AgentZigzag Sun 14-Aug-11 13:52:58

''A complete cunt?''

I know practically nothing about football, but even I know that bimbo's right.

Nancy66 Sun 14-Aug-11 13:54:20

He's a thug with money.

thick, violent, nasty piece of work that will never change.

Lifeissweet Sun 14-Aug-11 13:55:10

follyfoot - the problem is, they are role models for young, impressionable young boys who want to be like their heroes, so they do have a responsibility whether they like it or not.

At school, we try to teach children to control their tempers, not retaliate if someone is violent towards them and find outlets for their 'prickly feelings' (as we call them for the little ones). They are, rightly, sanctioned if they fail to do this. I think it's not good for them to see grown adults, who they look up to, not being punished sufficiently for violent behaviour (I'm talking about on the pitch here)

No - possibly convictions should not prevent a footballer from pursuing a career, but a repeated inability to control their tempers on the pitch should be.

follyfoot Sun 14-Aug-11 13:58:27

Then we should teach our children to look to others as role models. Because famous footballers dont make good role models. Its been like that for many years and its not going to change.

mrsdonkeybucket Sun 14-Aug-11 13:58:31

follyfoot

In my post I said that I personally didn't feel he should have been allowed to play football in a professional capacity again.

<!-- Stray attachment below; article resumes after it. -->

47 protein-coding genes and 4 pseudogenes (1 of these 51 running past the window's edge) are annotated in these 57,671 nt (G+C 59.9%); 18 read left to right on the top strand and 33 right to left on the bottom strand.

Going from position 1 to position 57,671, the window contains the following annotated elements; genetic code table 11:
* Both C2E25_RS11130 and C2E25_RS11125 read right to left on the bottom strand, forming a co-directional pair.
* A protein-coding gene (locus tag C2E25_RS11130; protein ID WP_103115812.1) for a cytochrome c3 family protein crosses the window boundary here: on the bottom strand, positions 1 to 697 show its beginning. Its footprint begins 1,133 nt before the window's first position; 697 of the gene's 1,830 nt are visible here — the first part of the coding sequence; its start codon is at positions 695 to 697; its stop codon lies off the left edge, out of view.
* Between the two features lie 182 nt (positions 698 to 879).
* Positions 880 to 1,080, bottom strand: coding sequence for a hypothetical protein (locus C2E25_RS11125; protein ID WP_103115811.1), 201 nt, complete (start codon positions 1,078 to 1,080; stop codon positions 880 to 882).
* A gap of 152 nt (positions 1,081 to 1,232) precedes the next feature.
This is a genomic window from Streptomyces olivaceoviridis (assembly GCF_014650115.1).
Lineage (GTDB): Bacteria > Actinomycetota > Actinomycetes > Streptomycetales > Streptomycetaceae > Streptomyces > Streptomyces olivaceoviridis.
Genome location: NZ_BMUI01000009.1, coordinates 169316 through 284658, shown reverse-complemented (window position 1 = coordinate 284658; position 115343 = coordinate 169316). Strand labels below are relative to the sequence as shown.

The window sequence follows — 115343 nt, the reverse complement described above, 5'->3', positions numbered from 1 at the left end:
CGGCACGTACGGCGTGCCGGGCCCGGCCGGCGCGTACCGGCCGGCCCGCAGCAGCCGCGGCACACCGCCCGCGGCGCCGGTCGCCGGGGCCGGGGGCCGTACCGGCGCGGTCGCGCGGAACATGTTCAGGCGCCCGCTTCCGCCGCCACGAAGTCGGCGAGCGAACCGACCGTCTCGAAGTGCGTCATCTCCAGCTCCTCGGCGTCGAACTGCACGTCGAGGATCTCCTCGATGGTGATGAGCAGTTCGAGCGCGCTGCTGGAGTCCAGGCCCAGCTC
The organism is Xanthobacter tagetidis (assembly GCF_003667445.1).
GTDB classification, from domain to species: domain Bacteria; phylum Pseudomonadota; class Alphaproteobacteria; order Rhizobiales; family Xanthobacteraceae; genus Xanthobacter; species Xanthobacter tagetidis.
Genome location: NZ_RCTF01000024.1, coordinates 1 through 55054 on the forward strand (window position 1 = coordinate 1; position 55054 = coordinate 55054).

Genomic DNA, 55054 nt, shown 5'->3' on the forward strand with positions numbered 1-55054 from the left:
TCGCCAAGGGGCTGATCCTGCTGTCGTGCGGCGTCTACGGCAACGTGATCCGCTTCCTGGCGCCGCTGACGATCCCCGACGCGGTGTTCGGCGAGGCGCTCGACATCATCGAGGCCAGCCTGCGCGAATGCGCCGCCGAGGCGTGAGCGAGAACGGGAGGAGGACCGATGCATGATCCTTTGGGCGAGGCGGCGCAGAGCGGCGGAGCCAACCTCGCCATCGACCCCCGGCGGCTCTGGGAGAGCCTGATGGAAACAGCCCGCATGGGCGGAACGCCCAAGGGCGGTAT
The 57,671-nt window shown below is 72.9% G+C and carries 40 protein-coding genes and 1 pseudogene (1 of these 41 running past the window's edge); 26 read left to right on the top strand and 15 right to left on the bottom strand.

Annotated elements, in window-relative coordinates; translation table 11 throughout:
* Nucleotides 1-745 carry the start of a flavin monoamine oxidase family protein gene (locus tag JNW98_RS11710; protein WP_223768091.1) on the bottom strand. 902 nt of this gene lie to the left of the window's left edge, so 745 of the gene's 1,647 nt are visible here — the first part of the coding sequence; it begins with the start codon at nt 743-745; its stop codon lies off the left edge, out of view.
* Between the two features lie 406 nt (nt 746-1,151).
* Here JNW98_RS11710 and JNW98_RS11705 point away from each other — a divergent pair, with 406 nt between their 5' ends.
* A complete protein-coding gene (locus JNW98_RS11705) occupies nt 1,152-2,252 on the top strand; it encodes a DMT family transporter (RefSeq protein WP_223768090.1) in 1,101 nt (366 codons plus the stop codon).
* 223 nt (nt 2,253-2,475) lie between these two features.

An office worker/plumber/student will never attain the levels of money or lifestyle he has by being allowed to, in their line of work.

If he really did want to atone for his 'mistakes', why not get involved in some sort of scheme in football, to help others, to prevent them making the same 'mistakes' he did.

Instead, he has come out of prison, straight back into top flight football, and it would appear from his behaviour since his imprisonment, that both on and off the pitch is at best, questionable.

mrsdonkeybucket Sun 14-Aug-11 13:59:56

follyfoot

I completely agree with your post re. other role models.

In fact, it is a subject which I am often in despair about. sad

evenlessnarkypuffin Sun 14-Aug-11 14:01:00

To be fair I doubt spending time in prison is likely to improve anyone's temper or self control.

Sirzy Sun 14-Aug-11 14:02:05

Follyfoot, I am no football fan but I am sure that some footballers do provide a good role model and it's up to parents to emphasis these while letting them identify the behaviour of x isn't appropriate.

I am a rugby fan and some players would be awful role models (for behaviour on and off the pitch) but others make fantastic role models. I have know rl players to be released from clubs or contracts not renewed due to there conduct off the pitch though as it can and does bring the game/team into disrepute

squeakytoy Sun 14-Aug-11 14:02:12

Joey Barton should not even be allowed on a football pitch. He is a thug and a disgrace to the sport.

follyfoot Sun 14-Aug-11 14:10:57

So donkey if he was prevented from playing on a professional basis, he would be receiving different justice to everyone else. I think the money premiership footballers earn is ridiculous, but that cant impact on the justice they receive for committing a crime, that needs sorting out within football.

ImperialBlether Sun 14-Aug-11 14:11:32

Message deleted by Mumsnet.

follyfoot Sun 14-Aug-11 14:12:26

Oh and I shouldnt think he wants to atone for his crimes - do many criminals? Presumably not given the recidivism rates in this country....